The Korea Herald


[Kim Seong-kon] Between the ‘Free World’ and authoritarian countries

By Korea Herald

Published : May 1, 2024 - 05:19

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Today, we are witnessing a sharp confrontation between authoritarian countries and democratic countries. It is like deja-vu for those of us who recollect the clashes between Communist countries and the “Free World” after World War II. Authoritarian countries have a nostalgic longing for their glorious past and dream of recovering their former power and territories. The democratic countries try to stop them from invading other countries and promote peaceful coexistence instead.

South Korea is a democratic country and has to join the Free World to deter the authoritarian countries’ belligerent political ambitions. The problem is that three major authoritarian countries are neighbors with South Korea. If you are not on good terms with your neighbors, you will be uneasy due to their geographical proximity. If you encounter your neighbors frequently and have to turn away from their hostility, it will make you feel awkward and uncomfortable.

Some people argue that we should maintain a good relationship with the authoritarian countries while strengthening our ties with the democratic countries. Everybody knows it and no one can deny the necessity of it. The problem is “How?”

They say that it is not “impossible.“ Yet, no one has ever come up with any specific ideas yet because, in reality, it is “not possible.” If we take the side of the democratic countries, we cannot be on good terms with the authoritarian countries. That is South Korea’s dilemma. Indeed, we are living in hard times.

If we do not take sides and sway between the two groups of countries, we would be condemned as opportunists and eventually lose trust and respect from both sides. The world demands us to choose one of the two and act accordingly. The problem is that when we choose one, we inevitably become an adversary of the other.

Since South Korea belongs to the Free World, we Koreans cannot support or endorse the authoritarian countries’ unprovoked invasion of other countries or threats of nuclear war. Neither could we look the other way because as the people of an advanced country, we have the responsibility for promoting world peace.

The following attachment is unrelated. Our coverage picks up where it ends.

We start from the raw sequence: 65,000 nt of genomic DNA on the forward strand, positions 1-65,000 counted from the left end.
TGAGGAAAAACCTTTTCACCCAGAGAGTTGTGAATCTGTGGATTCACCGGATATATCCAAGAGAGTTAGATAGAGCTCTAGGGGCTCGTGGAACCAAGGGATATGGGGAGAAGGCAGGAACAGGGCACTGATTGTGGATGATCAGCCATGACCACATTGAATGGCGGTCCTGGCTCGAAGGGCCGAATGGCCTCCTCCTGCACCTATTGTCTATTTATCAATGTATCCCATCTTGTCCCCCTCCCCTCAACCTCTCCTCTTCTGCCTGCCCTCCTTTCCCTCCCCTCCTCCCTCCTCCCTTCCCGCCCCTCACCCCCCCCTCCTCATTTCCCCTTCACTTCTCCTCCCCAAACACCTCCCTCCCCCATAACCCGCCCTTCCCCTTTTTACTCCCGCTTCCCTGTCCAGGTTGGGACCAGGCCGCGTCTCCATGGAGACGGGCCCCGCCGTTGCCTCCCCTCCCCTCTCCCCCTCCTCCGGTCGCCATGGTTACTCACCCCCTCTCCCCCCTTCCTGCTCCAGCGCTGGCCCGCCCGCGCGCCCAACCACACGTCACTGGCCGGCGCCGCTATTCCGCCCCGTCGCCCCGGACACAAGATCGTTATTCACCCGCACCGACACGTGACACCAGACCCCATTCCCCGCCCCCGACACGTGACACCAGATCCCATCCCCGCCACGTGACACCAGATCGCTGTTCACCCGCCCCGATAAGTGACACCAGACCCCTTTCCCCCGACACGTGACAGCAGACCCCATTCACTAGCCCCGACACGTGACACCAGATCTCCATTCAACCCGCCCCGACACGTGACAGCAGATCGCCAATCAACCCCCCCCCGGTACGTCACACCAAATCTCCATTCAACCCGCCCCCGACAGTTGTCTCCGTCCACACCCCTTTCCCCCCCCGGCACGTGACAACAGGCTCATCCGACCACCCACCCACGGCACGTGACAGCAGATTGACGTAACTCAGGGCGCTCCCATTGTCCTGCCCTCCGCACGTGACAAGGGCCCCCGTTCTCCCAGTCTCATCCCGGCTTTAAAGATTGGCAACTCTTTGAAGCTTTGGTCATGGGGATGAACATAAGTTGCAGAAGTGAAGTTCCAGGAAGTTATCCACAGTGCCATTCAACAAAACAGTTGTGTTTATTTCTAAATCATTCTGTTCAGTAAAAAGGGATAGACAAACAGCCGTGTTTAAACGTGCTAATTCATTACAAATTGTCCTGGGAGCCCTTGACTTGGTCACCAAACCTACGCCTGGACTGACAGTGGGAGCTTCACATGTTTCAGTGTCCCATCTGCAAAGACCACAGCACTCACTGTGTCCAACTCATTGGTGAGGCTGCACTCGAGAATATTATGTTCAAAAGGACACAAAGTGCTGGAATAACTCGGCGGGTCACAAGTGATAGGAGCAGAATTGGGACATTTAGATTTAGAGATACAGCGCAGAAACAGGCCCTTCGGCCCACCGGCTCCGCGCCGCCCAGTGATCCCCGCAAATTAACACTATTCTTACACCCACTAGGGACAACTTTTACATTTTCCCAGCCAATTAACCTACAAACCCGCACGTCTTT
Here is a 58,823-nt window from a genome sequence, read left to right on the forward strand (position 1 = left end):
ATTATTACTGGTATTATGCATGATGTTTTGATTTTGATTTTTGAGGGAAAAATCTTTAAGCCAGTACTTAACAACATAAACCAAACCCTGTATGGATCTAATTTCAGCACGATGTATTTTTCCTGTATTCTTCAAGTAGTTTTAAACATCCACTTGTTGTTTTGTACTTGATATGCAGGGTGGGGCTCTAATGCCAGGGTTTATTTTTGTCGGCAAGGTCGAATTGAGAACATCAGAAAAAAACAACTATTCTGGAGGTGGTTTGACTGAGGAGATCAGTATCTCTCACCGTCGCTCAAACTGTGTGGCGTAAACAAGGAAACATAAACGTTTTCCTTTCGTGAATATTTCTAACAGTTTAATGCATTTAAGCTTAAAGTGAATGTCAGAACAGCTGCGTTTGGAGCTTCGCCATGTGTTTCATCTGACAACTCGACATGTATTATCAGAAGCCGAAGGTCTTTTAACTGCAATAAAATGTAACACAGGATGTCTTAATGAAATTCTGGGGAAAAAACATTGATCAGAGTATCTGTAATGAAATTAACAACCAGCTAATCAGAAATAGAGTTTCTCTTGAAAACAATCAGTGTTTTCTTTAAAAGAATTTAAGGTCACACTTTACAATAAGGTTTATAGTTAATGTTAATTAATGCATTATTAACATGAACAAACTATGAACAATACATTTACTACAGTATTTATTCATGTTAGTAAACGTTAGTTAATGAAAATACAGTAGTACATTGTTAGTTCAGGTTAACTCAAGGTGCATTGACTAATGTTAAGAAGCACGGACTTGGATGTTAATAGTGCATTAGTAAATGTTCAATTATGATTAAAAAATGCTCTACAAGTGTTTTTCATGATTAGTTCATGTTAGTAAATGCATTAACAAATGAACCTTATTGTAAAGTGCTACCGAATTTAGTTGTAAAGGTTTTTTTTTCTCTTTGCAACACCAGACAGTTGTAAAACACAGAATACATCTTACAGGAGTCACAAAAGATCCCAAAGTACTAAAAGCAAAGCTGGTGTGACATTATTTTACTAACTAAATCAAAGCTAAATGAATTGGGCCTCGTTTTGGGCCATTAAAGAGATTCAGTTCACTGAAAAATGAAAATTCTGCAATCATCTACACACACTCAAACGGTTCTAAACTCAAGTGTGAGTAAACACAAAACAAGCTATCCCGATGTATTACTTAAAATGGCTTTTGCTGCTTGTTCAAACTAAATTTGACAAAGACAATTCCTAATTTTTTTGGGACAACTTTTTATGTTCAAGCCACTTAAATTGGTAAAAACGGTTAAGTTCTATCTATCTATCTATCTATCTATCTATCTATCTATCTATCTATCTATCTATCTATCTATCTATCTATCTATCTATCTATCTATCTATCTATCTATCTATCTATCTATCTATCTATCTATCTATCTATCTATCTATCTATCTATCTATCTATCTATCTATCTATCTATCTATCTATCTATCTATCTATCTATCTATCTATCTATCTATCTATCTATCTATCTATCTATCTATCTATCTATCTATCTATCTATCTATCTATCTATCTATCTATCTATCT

Some of our political leaders in the opposition party maintain that an authoritarian country that invades a remote place has nothing to do with us. We are dismayed and appalled at their apathy and shortsightedness. First, we should be concerned about it for humanitarian reasons, and second, such an invasion will eventually endanger South Korea’s national security, too. If we are not aware of that basic fact while the rest of the world knows it well, it is quite embarrassing. If our political parties cannot see this bigger picture, they cannot lead the country in the right direction.

When we join the Free World, the authoritarian countries may threaten us or seek retaliation, perhaps economically. Yet, we must stand firmly.

We cannot approve of authoritarian countries’ invasions of other sovereign countries or their threats of inflicting massive destruction with their lethal weapons. It is a matter of principles and our identity as a country of liberal democracy. There is no middle ground for that matter. Regrettably, “strengthening the ties with the democratic counties and maintaining a good relationship with the authoritarian countries at the same time” is not possible. We have to choose and take the consequences, even though it may result in significant disadvantages.

Of course, we do not need to be unnecessarily hostile to the authoritarian countries or deliberately jeopardize our diplomatic relationship with them. We can still work with them in some nonpolitical areas, if possible. Yet, we do not have to read their faces all the time.

When we stand tall with dignity, they will treat us with respect, as they consider our allies behind us or hope that they can convert us to their friends. If we exhibit pro-authoritarian attitudes, however, they feel no incentive to treat us with courtesy and veneration. Therefore, the only way to earn their esteem is not to be servile to them, but to act stately in accordance with our principles, while closely working with our allies and friendly nations.

Currently, South Korea has not been active enough in collaborating with other democratic countries, because she does not want to provoke her neighboring authoritarian countries. However, if South Korea wants to be a world leader, she should be cooperating with other leading democratic countries more enthusiastically. We have a solemn duty to contribute to world peace and thus we cannot be apathetic to the current international crises caused by the authoritarian countries.

We are now living in difficult times. Currently, war is going on in Europe and the Middle East, and experts predict that war in Asia, too, is only a matter of time. How, then, can South Korea survive in the whirlwinds of such international turmoil? The answer is “Choose the right side, stand firmly and maintain a dignified attitude.” Then, we will not only survive, but also earn respect from both sides of the opposing camps.

Kim Seong-kon

Kim Seong-kon is a professor emeritus of English at Seoul National University and a visiting scholar at Dartmouth College. The views expressed here are the writer’s own. -- Ed.